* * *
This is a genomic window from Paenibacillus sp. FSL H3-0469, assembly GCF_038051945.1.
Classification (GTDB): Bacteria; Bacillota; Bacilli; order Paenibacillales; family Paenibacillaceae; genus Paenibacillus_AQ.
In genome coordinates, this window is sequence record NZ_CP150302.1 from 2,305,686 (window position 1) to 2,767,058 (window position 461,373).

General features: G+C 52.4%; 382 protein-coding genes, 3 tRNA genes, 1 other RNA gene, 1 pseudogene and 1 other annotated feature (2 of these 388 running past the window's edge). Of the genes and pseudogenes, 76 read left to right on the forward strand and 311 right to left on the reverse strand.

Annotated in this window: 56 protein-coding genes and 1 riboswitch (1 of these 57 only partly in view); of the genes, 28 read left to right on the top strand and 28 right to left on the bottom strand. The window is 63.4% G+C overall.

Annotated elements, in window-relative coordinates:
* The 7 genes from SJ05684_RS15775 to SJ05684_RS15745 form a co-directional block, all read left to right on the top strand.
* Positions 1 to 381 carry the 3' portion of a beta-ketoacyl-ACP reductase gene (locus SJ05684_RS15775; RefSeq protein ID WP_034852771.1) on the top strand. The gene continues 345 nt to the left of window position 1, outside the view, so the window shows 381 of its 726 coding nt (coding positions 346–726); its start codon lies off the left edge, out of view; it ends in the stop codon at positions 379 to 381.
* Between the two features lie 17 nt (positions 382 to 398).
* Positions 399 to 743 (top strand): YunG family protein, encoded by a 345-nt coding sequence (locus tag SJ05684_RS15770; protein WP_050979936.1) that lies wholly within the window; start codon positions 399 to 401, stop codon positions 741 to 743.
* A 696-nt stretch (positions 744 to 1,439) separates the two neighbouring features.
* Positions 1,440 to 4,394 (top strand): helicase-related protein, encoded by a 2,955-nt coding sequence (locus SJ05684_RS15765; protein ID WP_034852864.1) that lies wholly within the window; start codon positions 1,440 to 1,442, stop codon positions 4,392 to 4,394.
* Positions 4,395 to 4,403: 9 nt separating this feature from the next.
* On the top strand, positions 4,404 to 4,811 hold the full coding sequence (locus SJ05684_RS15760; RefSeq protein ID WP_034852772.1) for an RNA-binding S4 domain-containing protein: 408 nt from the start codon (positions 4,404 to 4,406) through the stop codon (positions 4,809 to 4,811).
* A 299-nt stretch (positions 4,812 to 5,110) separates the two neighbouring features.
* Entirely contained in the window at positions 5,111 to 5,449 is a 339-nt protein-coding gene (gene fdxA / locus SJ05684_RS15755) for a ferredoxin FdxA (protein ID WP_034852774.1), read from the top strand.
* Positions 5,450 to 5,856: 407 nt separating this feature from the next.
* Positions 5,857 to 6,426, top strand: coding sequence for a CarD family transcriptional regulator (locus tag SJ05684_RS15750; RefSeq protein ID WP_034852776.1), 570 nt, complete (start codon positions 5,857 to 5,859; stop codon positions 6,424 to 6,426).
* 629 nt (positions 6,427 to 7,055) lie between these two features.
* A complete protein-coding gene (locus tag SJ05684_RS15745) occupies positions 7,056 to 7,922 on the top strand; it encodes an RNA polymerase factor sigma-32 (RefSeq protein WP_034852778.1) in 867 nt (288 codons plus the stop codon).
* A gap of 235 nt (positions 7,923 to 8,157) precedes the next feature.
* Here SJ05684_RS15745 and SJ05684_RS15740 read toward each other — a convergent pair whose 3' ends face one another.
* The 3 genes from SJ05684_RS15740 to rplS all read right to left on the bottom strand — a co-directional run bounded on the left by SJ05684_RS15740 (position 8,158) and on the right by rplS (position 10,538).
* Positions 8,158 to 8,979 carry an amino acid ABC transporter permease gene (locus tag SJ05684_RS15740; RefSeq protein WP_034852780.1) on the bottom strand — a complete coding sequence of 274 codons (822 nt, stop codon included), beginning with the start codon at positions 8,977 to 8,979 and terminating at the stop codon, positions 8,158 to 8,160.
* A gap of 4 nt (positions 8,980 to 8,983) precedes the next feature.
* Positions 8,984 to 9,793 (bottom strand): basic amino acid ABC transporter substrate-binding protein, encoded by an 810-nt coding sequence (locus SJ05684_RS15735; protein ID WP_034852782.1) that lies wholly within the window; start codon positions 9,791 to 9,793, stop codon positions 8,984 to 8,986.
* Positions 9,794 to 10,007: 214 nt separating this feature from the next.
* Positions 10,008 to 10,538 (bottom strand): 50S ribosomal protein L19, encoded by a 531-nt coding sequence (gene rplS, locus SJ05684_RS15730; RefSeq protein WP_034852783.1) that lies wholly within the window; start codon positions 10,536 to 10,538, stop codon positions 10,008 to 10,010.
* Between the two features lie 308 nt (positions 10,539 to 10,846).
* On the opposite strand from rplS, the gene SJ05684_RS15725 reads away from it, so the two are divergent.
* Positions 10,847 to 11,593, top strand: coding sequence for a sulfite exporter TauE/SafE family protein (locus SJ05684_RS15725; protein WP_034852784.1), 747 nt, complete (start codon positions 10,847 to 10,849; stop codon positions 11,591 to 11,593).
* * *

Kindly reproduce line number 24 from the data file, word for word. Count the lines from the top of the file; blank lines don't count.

* Positions 8,158 to 8,979 carry an amino acid ABC transporter permease gene (locus tag SJ05684_RS15740; RefSeq protein WP_034852780.1) on the bottom strand — a complete coding sequence of 274 codons (822 nt, stop codon included), beginning with the start codon at positions 8,977 to 8,979 and terminating at the stop codon, positions 8,158 to 8,160.